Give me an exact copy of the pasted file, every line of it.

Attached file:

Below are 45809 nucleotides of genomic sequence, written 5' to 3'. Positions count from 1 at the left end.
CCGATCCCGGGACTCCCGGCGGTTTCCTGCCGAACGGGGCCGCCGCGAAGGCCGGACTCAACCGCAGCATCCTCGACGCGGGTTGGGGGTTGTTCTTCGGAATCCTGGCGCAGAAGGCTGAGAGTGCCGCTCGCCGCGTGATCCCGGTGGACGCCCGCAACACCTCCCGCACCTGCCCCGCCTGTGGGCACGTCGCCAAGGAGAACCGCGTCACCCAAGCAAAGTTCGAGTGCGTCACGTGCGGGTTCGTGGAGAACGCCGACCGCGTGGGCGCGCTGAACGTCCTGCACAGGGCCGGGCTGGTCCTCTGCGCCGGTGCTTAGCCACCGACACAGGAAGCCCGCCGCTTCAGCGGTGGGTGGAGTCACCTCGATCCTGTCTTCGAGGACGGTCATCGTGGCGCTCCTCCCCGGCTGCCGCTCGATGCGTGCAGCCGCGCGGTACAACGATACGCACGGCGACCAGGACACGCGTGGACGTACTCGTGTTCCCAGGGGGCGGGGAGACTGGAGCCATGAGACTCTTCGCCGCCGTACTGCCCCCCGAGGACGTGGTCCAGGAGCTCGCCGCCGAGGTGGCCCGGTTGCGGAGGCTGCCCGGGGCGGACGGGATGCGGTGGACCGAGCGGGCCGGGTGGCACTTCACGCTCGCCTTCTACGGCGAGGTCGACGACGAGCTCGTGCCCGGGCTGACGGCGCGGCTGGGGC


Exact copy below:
Below are 45809 nucleotides of genomic sequence, written 5' to 3'. Positions count from 1 at the left end.
CCGATCCCGGGACTCCCGGCGGTTTCCTGCCGAACGGGGCCGCCGCGAAGGCCGGACTCAACCGCAGCATCCTCGACGCGGGTTGGGGGTTGTTCTTCGGAATCCTGGCGCAGAAGGCTGAGAGTGCCGCTCGCCGCGTGATCCCGGTGGACGCCCGCAACACCTCCCGCACCTGCCCCGCCTGTGGGCACGTCGCCAAGGAGAACCGCGTCACCCAAGCAAAGTTCGAGTGCGTCACGTGCGGGTTCGTGGAGAACGCCGACCGCGTGGGCGCGCTGAACGTCCTGCACAGGGCCGGGCTGGTCCTCTGCGCCGGTGCTTAGCCACCGACACAGGAAGCCCGCCGCTTCAGCGGTGGGTGGAGTCACCTCGATCCTGTCTTCGAGGACGGTCATCGTGGCGCTCCTCCCCGGCTGCCGCTCGATGCGTGCAGCCGCGCGGTACAACGATACGCACGGCGACCAGGACACGCGTGGACGTACTCGTGTTCCCAGGGGGCGGGGAGACTGGAGCCATGAGACTCTTCGCCGCCGTACTGCCCCCCGAGGACGTGGTCCAGGAGCTCGCCGCCGAGGTGGCCCGGTTGCGGAGGCTGCCCGGGGCGGACGGGATGCGGTGGACCGAGCGGGCCGGGTGGCACTTCACGCTCGCCTTCTACGGCGAGGTCGACGACGAGCTCGTGCCCGGGCTGACGGCGCGGCTGGGGC